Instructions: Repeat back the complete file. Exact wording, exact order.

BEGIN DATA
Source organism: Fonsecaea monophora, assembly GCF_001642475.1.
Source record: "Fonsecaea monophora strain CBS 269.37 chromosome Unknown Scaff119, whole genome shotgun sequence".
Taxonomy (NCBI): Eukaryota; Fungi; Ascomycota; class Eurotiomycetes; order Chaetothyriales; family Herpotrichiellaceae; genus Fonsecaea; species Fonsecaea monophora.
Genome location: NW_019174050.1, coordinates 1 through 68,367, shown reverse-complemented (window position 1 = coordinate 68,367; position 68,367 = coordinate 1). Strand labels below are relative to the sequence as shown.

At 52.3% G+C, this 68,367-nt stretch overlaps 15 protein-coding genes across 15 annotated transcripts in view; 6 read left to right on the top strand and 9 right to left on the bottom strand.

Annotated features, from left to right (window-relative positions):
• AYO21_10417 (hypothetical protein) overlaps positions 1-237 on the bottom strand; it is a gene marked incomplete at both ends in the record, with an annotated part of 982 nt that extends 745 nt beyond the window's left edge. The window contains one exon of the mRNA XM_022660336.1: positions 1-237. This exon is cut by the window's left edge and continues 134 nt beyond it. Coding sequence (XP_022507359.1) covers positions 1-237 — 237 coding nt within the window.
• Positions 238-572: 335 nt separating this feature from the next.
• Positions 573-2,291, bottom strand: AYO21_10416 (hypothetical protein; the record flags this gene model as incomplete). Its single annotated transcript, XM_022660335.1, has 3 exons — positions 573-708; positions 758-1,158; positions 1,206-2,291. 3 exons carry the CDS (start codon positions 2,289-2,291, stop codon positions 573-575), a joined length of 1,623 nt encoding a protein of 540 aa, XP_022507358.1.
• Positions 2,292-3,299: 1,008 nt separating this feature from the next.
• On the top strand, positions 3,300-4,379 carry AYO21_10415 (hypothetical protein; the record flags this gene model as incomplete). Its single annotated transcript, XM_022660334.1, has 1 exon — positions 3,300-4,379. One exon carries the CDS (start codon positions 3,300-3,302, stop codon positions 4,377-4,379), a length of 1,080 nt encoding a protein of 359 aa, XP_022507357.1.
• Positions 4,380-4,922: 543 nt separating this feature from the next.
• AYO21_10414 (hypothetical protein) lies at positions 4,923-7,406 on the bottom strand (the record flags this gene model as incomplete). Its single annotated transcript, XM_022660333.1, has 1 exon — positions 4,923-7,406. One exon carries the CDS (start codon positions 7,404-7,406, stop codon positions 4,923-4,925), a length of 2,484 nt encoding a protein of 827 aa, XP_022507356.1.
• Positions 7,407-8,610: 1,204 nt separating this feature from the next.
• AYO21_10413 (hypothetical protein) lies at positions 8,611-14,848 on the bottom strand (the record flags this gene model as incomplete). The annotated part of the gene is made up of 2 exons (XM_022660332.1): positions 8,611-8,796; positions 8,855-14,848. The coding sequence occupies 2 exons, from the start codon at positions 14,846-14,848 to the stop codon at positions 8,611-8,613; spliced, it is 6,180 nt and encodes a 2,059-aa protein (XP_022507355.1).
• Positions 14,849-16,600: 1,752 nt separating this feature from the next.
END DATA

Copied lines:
Source organism: Fonsecaea monophora, assembly GCF_001642475.1.
Source record: "Fonsecaea monophora strain CBS 269.37 chromosome Unknown Scaff119, whole genome shotgun sequence".
Taxonomy (NCBI): Eukaryota; Fungi; Ascomycota; class Eurotiomycetes; order Chaetothyriales; family Herpotrichiellaceae; genus Fonsecaea; species Fonsecaea monophora.
Genome location: NW_019174050.1, coordinates 1 through 68,367, shown reverse-complemented (window position 1 = coordinate 68,367; position 68,367 = coordinate 1). Strand labels below are relative to the sequence as shown.

At 52.3% G+C, this 68,367-nt stretch overlaps 15 protein-coding genes across 15 annotated transcripts in view; 6 read left to right on the top strand and 9 right to left on the bottom strand.

Annotated features, from left to right (window-relative positions):
• AYO21_10417 (hypothetical protein) overlaps positions 1-237 on the bottom strand; it is a gene marked incomplete at both ends in the record, with an annotated part of 982 nt that extends 745 nt beyond the window's left edge. The window contains one exon of the mRNA XM_022660336.1: positions 1-237. This exon is cut by the window's left edge and continues 134 nt beyond it. Coding sequence (XP_022507359.1) covers positions 1-237 — 237 coding nt within the window.
• Positions 238-572: 335 nt separating this feature from the next.
• Positions 573-2,291, bottom strand: AYO21_10416 (hypothetical protein; the record flags this gene model as incomplete). Its single annotated transcript, XM_022660335.1, has 3 exons — positions 573-708; positions 758-1,158; positions 1,206-2,291. 3 exons carry the CDS (start codon positions 2,289-2,291, stop codon positions 573-575), a joined length of 1,623 nt encoding a protein of 540 aa, XP_022507358.1.
• Positions 2,292-3,299: 1,008 nt separating this feature from the next.
• On the top strand, positions 3,300-4,379 carry AYO21_10415 (hypothetical protein; the record flags this gene model as incomplete). Its single annotated transcript, XM_022660334.1, has 1 exon — positions 3,300-4,379. One exon carries the CDS (start codon positions 3,300-3,302, stop codon positions 4,377-4,379), a length of 1,080 nt encoding a protein of 359 aa, XP_022507357.1.
• Positions 4,380-4,922: 543 nt separating this feature from the next.
• AYO21_10414 (hypothetical protein) lies at positions 4,923-7,406 on the bottom strand (the record flags this gene model as incomplete). Its single annotated transcript, XM_022660333.1, has 1 exon — positions 4,923-7,406. One exon carries the CDS (start codon positions 7,404-7,406, stop codon positions 4,923-4,925), a length of 2,484 nt encoding a protein of 827 aa, XP_022507356.1.
• Positions 7,407-8,610: 1,204 nt separating this feature from the next.
• AYO21_10413 (hypothetical protein) lies at positions 8,611-14,848 on the bottom strand (the record flags this gene model as incomplete). The annotated part of the gene is made up of 2 exons (XM_022660332.1): positions 8,611-8,796; positions 8,855-14,848. The coding sequence occupies 2 exons, from the start codon at positions 14,846-14,848 to the stop codon at positions 8,611-8,613; spliced, it is 6,180 nt and encodes a 2,059-aa protein (XP_022507355.1).
• Positions 14,849-16,600: 1,752 nt separating this feature from the next.